Image Source: Hodinkee
You might be familiar with the Tudor Black Bay 58 or the Tudor Pelagos, but what about the Tudor Heritage Chrono? That’s a watch most Tudor buyers probably never consider. Indeed, it’s a strange looking watch with a cream colored dial, blue or grey colored trapezoidal subdials with orange accents and minute counters. Also unusual for a chronograph is the fact that it has a bi-directional rotatable bezel, something usually reserved for GMTs or dive watches. To understand this watch we need to explore the history of Tudor chronographs.
The First Tudor Chronograph
Image Source: Amsterdam Vintage Watches
The first Tudor chronograph was launched in 1970, dubbed the Oysterdate, it featured a manually wound Valjoux Calibre 7734. This watch came in three variations, with one never leaving the prototype stage. The Ref. 7031 featured the signature geometric subdials and orange accents, providing a very striking appearance. Unlike the Rolex Daytonas at the time, the Oysterdate featured, as the name implies, a date window at 6 o’clock. Aside from the drastically different dial, the Oysterdate actually shared many similar features with its higher-end sister at Rolex. The Oysterdate used the same Oyster style Rolex bracelet as the Daytona and even exhibited the Rolex logo on the crown.
The Blue Tudor Chronograph
Image Source: Revolution
1971 saw the release of the second generation of Tudor’s chronograph line. These watches were dubbed the 7100 models and have been given the nickname “Monte-Carlo” by collectors due to the roulette wheel-esque subdials. This is also the generation that first premiered the blue colored dial. The 7100 models were mostly similar to the 7031 from a year earlier but featured a more sophisticated movement powered by the Valjoux 234.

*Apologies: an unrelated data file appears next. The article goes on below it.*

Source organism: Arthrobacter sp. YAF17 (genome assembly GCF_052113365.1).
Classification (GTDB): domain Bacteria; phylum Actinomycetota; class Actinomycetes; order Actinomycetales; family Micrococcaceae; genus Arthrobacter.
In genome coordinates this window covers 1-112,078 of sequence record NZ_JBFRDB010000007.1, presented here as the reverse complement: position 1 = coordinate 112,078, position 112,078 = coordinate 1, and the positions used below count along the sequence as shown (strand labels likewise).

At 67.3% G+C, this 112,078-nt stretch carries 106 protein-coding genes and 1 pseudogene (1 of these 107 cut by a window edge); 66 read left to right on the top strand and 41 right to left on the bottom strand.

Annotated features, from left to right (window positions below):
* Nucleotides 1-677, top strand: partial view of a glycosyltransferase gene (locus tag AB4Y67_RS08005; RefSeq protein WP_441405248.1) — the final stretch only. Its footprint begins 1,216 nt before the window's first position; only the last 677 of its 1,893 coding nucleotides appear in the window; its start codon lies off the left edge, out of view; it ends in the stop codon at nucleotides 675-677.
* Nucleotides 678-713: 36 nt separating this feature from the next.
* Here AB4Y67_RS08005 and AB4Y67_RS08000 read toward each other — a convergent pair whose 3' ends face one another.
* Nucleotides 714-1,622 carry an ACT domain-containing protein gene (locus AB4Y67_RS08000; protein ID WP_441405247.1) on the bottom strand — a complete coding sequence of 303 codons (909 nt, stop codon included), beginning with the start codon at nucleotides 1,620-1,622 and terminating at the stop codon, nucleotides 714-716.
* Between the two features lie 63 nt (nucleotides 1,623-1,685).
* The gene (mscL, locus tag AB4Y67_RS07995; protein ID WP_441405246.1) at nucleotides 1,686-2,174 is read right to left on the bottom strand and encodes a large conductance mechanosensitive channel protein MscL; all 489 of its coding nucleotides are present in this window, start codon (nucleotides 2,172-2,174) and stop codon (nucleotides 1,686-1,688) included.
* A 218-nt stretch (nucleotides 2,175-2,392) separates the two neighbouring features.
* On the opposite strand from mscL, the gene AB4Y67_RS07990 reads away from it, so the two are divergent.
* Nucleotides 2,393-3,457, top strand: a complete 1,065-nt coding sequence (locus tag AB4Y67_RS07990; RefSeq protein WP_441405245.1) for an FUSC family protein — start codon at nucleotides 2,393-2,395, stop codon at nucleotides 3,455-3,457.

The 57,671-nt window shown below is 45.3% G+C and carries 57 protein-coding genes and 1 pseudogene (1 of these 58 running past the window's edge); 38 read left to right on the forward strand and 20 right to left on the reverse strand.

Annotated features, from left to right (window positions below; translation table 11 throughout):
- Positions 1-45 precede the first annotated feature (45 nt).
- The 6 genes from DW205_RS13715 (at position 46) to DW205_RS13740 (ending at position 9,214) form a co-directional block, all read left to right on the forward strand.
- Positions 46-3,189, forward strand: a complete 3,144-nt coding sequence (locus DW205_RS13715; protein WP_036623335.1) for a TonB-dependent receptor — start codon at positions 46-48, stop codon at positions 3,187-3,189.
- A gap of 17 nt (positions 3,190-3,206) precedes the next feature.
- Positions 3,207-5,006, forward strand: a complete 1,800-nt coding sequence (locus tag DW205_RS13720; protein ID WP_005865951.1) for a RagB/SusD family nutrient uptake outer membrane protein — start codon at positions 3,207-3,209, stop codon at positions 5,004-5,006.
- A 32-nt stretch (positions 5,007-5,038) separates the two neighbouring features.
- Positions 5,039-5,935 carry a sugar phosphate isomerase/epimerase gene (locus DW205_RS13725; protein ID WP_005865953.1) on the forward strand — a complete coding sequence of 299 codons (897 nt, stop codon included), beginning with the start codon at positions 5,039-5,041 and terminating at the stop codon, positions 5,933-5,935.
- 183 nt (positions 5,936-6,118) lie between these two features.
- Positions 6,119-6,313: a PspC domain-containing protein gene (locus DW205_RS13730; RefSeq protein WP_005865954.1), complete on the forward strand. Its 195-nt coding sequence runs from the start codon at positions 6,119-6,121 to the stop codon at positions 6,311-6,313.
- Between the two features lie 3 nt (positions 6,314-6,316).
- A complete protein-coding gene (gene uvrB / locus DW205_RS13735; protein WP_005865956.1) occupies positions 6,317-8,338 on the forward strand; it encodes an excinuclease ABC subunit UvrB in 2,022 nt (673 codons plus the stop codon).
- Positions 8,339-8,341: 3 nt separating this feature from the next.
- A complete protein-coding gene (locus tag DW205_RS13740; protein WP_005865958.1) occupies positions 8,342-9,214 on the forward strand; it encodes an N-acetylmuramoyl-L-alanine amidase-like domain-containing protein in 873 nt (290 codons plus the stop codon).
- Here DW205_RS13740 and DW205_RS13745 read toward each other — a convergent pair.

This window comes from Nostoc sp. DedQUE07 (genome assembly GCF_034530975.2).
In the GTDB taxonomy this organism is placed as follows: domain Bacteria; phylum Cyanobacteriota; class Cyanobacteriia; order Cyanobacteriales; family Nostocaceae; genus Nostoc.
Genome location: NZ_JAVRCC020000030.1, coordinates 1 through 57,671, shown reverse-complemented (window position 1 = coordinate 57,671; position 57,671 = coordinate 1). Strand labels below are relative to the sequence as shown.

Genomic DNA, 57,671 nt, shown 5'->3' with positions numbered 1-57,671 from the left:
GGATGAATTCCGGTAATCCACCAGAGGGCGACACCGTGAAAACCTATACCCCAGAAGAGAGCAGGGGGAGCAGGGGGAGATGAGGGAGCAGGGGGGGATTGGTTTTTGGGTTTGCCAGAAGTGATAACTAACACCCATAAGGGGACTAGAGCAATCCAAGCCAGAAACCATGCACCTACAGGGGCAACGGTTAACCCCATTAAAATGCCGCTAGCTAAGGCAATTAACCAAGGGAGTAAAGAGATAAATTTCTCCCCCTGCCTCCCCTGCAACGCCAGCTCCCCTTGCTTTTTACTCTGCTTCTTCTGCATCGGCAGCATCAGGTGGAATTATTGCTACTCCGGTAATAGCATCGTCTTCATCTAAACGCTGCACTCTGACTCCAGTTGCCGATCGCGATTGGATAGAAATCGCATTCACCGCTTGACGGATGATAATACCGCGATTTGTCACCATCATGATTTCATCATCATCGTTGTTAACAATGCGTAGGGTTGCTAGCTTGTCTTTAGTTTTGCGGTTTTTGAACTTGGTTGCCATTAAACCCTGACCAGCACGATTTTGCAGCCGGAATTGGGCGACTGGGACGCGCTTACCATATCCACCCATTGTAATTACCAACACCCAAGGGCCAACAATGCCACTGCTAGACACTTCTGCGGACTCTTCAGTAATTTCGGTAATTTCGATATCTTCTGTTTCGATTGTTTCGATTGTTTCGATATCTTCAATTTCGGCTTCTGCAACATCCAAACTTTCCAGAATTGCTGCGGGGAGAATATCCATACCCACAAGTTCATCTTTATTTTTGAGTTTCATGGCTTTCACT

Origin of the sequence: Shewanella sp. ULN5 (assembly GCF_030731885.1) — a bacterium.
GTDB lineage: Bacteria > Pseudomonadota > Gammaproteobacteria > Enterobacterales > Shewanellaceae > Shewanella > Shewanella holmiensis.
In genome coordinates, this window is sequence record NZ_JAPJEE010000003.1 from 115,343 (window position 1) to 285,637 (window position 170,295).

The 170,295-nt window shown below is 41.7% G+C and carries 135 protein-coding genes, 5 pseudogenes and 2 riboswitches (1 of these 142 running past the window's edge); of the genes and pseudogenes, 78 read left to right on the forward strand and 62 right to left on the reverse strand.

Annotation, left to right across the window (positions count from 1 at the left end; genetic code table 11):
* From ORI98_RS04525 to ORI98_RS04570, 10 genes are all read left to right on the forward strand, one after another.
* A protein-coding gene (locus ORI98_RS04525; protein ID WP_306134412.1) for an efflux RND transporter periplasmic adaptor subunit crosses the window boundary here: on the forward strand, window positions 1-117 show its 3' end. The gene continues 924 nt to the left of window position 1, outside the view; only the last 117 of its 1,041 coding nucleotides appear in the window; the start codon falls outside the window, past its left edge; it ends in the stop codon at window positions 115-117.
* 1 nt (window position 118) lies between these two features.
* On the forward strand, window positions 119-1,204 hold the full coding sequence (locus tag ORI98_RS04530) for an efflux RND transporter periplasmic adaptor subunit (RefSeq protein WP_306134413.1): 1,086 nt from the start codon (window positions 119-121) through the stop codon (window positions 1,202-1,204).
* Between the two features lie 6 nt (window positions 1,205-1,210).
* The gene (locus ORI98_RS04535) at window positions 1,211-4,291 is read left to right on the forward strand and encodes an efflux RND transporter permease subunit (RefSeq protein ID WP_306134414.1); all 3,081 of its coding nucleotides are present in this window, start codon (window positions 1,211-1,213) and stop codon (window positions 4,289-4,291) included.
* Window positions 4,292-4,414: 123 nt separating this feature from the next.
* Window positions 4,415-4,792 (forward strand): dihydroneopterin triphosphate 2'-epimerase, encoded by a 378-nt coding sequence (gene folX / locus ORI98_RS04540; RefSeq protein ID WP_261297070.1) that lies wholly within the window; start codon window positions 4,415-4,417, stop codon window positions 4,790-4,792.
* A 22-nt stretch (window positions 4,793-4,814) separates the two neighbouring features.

The Automatic Tudor Chronograph
Image Source: Bulang & Sons
In 1976 the Tudor Oysterdate underwent another evolution, this time a drastic change in both looks and movement. To begin with, the date was moved from the 6 o’clock position to the more traditional 3 o’clock position on the dial and the geometric subdials at 3 and 9 were moved to 12, 6, 9 and replaced by more traditional round chronograph subdials. Maybe the most important change of all, however, was the movement. Twelve years before its counterpart at Rolex would receive an automatic movement, the Oysterdate got one, in 1976. To accommodate the larger movement, Tudor increased the case thickness of the Oysterdate, garnering it the nickname “Big Block” among collectors.
The Grown Up Tudor Chronograph
Image Source: Tudor Watches
It was over a decade until the Tudor Chronograph received another redesign. In 1995, Tudor debuted the new 79200 series of chronographs. The watch was more refined and subdued, more mature looking, if you will. Maybe that’s what garnered it the name “Prince Oysterdate.” Adding to the “grown up” feel of the watch was the absence of the iconic orange accents of the earlier models, this new model stuck to a grayscale theme for the dial. It was also available in two-tone versions and on a leather strap.
The Heritage Tudor Chronograph
Image Source: Professional Watches
Finally we have the first of the Heritage Chronographs of today. Released in 2010 to celebrate the 40th anniversary of the first Tudor Chronograph, this watch clearly draws inspiration from the Ref. 7033 featuring a grey dial with geometric subdials and orange accents. In 2013, a new blue color was added to pay homage to the second generation “Monte-Carlo” chronograph, it features a cream colored dial, blue subdials, and a blue bezel. Both models are powered by the ETA 2892 movement.
As unique as these two watches are among the Tudor lineup, Everest still has straps for all of your Tudor needs, including the Heritage Chrono. Be sure to take a look around. And as always, please subscribe to the Everest newsletter if you want to be notified of a future article about diving into the investment potential of these two unique watches!
header image: @jerkchicken22
By: Joshua Jiang